After malolactic fermentation, the winemaker will usually blend the wine. This may be a blend of different parcels, press wine and free-run wine, or some combination of both. After blending, the wine is usually aged or matured. This can take place in a number of different vessels, with Bordeaux-style oak barriques being most common for high-end wines. Other options include larger oak vessels such as Italian botti, clay amphorae, or inert vessels like stainless steel, perhaps with the addition of oak chips or staves. The duration of the ageing can vary and may be the winemaker’s choice or a legal requirement from the governing body of the local area. It is common for Grand Cru Classé Bordeaux to be aged for between 16 and 24 months, though there are exceptions. In Bordeaux, most high-end wine is actually sold in advance of being finished, while it is still ageing in barrel. These wines are sold on a futures system known as en primeur, and around April each year, the wine trade and media head to Bordeaux to taste barrel samples of the latest vintage to help inform later buying decisions, and, crucially, the producer’s pricing decisions.
Following ageing, the wine may be blended one final time. The winemaker will have meticulously tasted the wine from barrel during the maturation and monitored its progression. This knowledge will inform final blending decisions. The final blend will then be clarified, either by sedimentation or filtration. Fining may follow, and is often done using egg whites. This can be followed by tartrate stabilisation or cold stabilisation, the winemaker’s efforts to isolate and remove tartrate crystals from the wine. Finally, the wine must undergo microbiological stabilisation, a process for stabilising the wine and protecting from unwanted microbial activity such as refermentation in the bottle and other spoilage. This can take the form of filtration, known as “cold bottling”, or pasteurisation, known as “hot bottling”.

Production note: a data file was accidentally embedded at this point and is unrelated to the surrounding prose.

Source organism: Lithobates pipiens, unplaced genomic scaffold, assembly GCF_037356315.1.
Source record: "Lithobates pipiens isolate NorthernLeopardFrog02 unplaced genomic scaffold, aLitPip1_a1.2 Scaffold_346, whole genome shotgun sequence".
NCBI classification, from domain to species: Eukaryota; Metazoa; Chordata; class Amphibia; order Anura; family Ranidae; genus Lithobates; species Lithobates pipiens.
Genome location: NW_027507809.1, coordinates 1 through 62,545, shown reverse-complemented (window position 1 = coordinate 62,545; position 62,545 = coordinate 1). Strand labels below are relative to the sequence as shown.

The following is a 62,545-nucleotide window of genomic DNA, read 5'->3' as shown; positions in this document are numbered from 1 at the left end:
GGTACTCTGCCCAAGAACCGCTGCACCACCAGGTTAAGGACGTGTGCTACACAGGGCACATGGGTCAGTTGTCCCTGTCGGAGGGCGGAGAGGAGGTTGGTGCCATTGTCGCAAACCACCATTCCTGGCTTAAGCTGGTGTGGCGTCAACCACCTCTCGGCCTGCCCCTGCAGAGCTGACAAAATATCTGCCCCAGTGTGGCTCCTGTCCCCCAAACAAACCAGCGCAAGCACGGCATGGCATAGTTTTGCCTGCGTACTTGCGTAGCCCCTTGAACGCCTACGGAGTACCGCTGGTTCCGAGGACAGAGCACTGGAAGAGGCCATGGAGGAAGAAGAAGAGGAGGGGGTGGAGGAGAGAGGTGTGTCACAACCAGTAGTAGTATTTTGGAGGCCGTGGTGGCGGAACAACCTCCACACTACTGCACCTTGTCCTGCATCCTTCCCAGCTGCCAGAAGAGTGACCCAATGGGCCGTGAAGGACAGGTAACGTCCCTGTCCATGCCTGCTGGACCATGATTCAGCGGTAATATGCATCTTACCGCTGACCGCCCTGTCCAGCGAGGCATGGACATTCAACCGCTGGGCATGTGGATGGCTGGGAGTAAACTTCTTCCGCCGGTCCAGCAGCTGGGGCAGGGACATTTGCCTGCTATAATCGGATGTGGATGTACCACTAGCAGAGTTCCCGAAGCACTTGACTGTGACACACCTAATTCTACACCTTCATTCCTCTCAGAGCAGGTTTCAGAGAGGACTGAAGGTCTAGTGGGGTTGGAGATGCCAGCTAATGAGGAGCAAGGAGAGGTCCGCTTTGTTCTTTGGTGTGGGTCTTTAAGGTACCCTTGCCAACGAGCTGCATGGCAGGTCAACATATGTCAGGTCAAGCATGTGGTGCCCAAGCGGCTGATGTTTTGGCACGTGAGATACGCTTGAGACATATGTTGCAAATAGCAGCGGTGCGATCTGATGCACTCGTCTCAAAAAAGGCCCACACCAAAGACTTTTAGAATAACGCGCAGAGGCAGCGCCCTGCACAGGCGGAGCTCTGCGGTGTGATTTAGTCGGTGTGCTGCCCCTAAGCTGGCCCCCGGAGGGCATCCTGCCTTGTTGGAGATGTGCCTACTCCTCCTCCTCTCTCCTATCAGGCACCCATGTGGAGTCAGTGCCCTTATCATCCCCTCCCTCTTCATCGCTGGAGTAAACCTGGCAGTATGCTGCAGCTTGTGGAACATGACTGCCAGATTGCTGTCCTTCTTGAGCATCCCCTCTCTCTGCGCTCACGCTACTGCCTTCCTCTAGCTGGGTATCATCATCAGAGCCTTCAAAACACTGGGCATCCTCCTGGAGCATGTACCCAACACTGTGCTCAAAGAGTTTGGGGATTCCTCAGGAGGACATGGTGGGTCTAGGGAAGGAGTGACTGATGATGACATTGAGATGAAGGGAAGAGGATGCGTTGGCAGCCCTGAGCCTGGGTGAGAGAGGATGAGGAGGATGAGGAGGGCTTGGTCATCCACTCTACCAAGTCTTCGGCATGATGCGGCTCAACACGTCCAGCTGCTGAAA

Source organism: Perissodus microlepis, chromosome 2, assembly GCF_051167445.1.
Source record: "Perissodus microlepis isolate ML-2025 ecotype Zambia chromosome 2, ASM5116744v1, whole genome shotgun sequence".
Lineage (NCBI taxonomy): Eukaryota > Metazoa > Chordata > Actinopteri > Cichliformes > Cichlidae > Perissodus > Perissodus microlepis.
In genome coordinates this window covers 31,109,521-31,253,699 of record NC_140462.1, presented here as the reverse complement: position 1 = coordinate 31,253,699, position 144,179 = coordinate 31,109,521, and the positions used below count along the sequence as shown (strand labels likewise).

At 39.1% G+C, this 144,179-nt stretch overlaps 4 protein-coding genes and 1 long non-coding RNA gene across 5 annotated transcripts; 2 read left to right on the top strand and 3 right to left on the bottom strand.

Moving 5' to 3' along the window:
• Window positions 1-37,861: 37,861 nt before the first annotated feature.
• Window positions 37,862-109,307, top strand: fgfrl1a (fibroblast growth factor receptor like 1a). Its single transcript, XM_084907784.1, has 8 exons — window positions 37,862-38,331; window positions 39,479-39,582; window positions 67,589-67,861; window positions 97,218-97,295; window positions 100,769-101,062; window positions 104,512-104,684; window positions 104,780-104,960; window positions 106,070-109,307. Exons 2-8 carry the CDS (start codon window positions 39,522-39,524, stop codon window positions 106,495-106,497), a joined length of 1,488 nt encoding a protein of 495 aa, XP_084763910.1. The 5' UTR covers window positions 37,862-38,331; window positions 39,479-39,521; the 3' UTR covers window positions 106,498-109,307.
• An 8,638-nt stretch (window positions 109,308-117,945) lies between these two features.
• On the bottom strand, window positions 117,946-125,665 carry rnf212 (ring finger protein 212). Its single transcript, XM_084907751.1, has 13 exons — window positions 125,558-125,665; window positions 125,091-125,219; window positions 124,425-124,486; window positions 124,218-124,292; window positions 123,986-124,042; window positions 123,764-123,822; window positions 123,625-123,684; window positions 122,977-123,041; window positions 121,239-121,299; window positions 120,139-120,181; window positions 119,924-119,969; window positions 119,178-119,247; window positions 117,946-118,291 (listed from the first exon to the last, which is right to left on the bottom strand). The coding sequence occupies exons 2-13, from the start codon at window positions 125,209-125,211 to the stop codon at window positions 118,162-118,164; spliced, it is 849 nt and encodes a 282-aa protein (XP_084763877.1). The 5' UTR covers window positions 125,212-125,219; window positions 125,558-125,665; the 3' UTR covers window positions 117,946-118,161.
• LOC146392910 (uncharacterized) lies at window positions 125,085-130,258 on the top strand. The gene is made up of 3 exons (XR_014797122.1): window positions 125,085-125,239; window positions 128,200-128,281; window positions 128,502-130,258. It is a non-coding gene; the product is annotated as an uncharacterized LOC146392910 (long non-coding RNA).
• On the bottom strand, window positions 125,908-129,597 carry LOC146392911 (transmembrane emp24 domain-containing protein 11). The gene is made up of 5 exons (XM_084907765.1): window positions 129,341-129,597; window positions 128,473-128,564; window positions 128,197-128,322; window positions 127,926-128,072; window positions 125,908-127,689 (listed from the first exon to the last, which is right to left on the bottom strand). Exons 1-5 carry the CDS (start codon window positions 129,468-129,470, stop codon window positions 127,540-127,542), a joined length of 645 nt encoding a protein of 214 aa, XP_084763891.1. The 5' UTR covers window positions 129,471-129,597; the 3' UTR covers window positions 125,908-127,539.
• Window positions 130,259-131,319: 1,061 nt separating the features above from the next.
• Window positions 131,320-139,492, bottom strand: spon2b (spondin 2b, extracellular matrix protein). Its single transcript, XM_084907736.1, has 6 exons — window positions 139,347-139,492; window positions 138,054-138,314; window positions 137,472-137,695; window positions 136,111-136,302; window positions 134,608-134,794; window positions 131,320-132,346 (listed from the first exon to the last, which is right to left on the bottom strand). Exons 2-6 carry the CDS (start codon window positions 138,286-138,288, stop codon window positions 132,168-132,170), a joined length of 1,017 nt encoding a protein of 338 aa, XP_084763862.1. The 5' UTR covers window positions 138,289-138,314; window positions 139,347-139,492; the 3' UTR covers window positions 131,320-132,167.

Some red wines, notably those from the Beaujolais region in France, are made using a particular technique called “carbonic maceration”. Here, the winemaker takes uncrushed, whole bunches of grapes, stems and all, and places them in vats filled with CO2. This environment has no oxygen, and so the grape cells must source their energy by converting grape glucose into alcohol, carbon dioxide and energy. This process takes place without yeast and culminates in the grapes bursting. They are then pressed, the juice and skins are separated, and the juice finishes fermentation with the addition of yeast. The result is high colour extraction and very low tannin extraction. Carbonic maceration is classically associated with aromas like banana and bubblegum, and wines made in this way are generally not intended for long ageing.
The final step is packaging, and the winemaker has many choices here including glass bottle, bag-in-box, plastic bottle, aluminium can and more. Most wines are released shortly after bottling or packaging, though in some regions, notably in Spain, it is common for further ageing in bottle prior to release.